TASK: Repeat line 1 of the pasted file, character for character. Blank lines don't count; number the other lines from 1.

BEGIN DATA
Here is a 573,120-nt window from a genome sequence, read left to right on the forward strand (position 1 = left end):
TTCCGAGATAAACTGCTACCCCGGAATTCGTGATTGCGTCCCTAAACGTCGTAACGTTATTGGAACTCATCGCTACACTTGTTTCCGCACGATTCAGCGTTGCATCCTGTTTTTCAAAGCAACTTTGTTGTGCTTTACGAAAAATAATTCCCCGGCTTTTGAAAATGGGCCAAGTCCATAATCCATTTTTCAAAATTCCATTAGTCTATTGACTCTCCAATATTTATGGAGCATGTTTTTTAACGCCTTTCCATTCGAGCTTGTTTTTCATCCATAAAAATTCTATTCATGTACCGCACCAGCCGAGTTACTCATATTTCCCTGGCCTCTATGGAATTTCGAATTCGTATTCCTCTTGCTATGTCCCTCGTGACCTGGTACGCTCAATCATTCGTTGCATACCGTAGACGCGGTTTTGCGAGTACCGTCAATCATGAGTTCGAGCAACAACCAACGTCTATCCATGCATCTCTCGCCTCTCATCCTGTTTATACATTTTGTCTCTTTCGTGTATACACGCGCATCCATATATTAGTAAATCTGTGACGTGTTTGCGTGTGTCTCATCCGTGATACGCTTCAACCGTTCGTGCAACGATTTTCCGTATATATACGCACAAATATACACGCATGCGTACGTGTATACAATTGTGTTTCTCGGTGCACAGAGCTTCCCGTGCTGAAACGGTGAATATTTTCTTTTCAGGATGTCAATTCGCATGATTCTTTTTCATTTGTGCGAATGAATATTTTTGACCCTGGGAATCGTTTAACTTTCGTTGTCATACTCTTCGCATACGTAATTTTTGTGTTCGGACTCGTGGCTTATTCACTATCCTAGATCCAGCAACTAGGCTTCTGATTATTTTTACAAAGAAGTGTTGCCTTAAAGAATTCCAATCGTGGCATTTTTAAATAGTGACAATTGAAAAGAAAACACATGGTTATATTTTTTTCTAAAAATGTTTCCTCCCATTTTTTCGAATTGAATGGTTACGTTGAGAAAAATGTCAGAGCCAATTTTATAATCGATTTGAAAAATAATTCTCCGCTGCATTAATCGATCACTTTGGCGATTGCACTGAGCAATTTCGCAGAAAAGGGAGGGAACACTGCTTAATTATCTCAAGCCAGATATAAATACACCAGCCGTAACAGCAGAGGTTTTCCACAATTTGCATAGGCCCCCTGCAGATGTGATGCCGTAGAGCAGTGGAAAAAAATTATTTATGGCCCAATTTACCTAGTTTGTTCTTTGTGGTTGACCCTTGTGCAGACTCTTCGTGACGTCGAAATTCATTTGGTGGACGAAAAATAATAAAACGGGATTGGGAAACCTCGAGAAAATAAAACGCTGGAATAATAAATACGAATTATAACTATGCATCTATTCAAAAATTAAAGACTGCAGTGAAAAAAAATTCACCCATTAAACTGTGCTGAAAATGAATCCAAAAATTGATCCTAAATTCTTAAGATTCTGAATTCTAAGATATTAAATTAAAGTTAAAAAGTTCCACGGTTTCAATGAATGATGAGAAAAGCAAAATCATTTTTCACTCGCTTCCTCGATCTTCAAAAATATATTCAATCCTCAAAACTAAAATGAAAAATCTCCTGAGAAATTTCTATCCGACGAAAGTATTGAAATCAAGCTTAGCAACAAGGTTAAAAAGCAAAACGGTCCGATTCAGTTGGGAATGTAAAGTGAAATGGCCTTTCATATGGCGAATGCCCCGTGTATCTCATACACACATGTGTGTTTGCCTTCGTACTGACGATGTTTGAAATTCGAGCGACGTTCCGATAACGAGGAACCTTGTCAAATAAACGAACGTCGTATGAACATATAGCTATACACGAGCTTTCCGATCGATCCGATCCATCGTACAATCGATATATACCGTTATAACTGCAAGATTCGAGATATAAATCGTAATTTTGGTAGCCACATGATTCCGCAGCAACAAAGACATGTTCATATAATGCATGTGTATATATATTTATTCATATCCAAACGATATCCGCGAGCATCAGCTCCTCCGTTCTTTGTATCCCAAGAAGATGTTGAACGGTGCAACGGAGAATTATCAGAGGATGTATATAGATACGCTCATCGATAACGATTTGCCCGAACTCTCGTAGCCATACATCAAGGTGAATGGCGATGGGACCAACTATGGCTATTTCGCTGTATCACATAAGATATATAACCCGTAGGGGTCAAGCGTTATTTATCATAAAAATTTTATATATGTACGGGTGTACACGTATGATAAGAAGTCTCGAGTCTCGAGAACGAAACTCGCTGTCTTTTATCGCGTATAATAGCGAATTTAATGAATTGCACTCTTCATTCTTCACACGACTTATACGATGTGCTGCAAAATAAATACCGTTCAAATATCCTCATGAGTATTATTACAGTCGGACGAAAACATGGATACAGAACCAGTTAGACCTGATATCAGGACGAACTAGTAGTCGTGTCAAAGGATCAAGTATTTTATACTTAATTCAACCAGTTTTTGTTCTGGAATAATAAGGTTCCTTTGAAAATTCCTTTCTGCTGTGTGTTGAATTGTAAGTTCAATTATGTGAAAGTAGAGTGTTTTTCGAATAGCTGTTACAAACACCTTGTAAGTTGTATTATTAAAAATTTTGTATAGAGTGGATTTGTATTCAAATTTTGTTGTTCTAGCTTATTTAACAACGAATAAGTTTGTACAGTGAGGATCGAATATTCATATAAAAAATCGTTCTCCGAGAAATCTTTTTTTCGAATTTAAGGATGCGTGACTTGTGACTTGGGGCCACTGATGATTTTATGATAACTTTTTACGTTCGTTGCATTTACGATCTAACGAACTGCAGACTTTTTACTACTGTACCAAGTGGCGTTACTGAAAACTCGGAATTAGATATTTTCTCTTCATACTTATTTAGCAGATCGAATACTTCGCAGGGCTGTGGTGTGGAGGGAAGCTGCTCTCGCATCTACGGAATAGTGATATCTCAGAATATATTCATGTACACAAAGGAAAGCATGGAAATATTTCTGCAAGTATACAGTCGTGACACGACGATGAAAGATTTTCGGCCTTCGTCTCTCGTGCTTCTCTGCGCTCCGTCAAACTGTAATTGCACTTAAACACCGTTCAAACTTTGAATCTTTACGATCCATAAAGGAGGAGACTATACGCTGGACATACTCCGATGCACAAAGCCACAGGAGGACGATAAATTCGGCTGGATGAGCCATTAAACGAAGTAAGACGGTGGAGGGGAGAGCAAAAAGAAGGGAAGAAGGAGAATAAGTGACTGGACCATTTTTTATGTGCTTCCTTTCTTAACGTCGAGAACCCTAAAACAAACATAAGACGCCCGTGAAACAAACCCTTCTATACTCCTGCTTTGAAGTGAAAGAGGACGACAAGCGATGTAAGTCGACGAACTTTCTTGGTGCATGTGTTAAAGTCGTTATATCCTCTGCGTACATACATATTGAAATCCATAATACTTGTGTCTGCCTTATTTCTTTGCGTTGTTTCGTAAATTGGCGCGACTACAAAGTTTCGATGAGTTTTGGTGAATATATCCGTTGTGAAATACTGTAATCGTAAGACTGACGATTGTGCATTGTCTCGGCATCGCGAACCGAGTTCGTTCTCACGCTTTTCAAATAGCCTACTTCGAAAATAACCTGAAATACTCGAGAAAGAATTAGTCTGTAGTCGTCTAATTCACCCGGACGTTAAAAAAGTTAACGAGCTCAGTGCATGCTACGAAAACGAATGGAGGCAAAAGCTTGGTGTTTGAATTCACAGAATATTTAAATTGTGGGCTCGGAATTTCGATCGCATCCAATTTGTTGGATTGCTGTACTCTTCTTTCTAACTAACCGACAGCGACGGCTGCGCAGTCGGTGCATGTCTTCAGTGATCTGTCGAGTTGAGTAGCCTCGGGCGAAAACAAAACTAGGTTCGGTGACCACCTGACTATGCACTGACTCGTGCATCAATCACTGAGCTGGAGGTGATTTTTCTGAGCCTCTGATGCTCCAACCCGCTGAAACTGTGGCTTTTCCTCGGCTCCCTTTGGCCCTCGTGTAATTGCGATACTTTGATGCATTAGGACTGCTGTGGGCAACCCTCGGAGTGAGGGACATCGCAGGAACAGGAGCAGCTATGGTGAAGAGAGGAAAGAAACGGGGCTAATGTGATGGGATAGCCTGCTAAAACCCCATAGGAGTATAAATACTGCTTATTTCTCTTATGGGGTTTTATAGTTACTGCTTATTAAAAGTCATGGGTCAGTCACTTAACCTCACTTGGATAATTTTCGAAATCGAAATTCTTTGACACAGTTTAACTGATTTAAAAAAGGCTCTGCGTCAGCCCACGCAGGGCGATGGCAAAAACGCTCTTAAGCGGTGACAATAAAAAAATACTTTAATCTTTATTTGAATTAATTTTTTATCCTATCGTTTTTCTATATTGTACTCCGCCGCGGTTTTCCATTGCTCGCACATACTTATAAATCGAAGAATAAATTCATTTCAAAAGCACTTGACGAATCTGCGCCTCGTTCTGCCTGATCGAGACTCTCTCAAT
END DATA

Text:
Here is a 573,120-nt window from a genome sequence, read left to right on the forward strand (position 1 = left end):